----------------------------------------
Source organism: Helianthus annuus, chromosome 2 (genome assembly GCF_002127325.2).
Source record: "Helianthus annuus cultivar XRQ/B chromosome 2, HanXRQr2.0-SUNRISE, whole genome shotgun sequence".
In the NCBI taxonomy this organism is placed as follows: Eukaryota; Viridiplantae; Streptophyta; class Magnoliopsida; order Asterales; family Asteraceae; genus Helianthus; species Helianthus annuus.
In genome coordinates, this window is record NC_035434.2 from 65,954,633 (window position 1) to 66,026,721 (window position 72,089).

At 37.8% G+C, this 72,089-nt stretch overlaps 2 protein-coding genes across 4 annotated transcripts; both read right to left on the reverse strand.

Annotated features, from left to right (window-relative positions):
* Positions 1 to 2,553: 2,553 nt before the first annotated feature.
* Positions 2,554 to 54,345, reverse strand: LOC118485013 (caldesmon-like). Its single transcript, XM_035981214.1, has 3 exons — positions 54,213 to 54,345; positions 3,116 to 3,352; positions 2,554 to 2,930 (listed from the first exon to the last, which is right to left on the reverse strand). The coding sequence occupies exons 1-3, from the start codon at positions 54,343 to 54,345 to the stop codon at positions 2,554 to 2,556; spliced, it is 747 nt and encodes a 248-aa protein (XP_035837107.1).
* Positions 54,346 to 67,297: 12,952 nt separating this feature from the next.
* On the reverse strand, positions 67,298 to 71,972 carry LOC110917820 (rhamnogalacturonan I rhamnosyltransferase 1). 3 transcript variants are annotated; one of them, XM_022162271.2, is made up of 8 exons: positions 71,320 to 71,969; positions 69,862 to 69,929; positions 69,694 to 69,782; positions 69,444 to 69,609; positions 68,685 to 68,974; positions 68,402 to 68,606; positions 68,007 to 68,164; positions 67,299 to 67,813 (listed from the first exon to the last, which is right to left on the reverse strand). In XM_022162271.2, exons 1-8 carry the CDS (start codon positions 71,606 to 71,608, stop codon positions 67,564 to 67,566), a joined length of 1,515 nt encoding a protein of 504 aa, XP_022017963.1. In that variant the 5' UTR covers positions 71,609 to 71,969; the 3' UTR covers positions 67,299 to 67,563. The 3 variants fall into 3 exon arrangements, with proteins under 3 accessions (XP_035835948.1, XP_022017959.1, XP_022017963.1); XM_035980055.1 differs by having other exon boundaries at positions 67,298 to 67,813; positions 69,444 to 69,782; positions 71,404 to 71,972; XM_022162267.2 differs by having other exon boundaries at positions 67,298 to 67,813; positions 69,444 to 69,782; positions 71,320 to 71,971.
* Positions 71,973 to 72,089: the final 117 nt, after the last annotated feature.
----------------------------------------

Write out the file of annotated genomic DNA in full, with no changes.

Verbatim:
Source organism: Helianthus annuus, chromosome 2 (genome assembly GCF_002127325.2).
Source record: "Helianthus annuus cultivar XRQ/B chromosome 2, HanXRQr2.0-SUNRISE, whole genome shotgun sequence".
In the NCBI taxonomy this organism is placed as follows: Eukaryota; Viridiplantae; Streptophyta; class Magnoliopsida; order Asterales; family Asteraceae; genus Helianthus; species Helianthus annuus.
In genome coordinates, this window is record NC_035434.2 from 65,954,633 (window position 1) to 66,026,721 (window position 72,089).

At 37.8% G+C, this 72,089-nt stretch overlaps 2 protein-coding genes across 4 annotated transcripts; both read right to left on the reverse strand.

Annotated features, from left to right (window-relative positions):
* Positions 1 to 2,553: 2,553 nt before the first annotated feature.
* Positions 2,554 to 54,345, reverse strand: LOC118485013 (caldesmon-like). Its single transcript, XM_035981214.1, has 3 exons — positions 54,213 to 54,345; positions 3,116 to 3,352; positions 2,554 to 2,930 (listed from the first exon to the last, which is right to left on the reverse strand). The coding sequence occupies exons 1-3, from the start codon at positions 54,343 to 54,345 to the stop codon at positions 2,554 to 2,556; spliced, it is 747 nt and encodes a 248-aa protein (XP_035837107.1).
* Positions 54,346 to 67,297: 12,952 nt separating this feature from the next.
* On the reverse strand, positions 67,298 to 71,972 carry LOC110917820 (rhamnogalacturonan I rhamnosyltransferase 1). 3 transcript variants are annotated; one of them, XM_022162271.2, is made up of 8 exons: positions 71,320 to 71,969; positions 69,862 to 69,929; positions 69,694 to 69,782; positions 69,444 to 69,609; positions 68,685 to 68,974; positions 68,402 to 68,606; positions 68,007 to 68,164; positions 67,299 to 67,813 (listed from the first exon to the last, which is right to left on the reverse strand). In XM_022162271.2, exons 1-8 carry the CDS (start codon positions 71,606 to 71,608, stop codon positions 67,564 to 67,566), a joined length of 1,515 nt encoding a protein of 504 aa, XP_022017963.1. In that variant the 5' UTR covers positions 71,609 to 71,969; the 3' UTR covers positions 67,299 to 67,563. The 3 variants fall into 3 exon arrangements, with proteins under 3 accessions (XP_035835948.1, XP_022017959.1, XP_022017963.1); XM_035980055.1 differs by having other exon boundaries at positions 67,298 to 67,813; positions 69,444 to 69,782; positions 71,404 to 71,972; XM_022162267.2 differs by having other exon boundaries at positions 67,298 to 67,813; positions 69,444 to 69,782; positions 71,320 to 71,971.
* Positions 71,973 to 72,089: the final 117 nt, after the last annotated feature.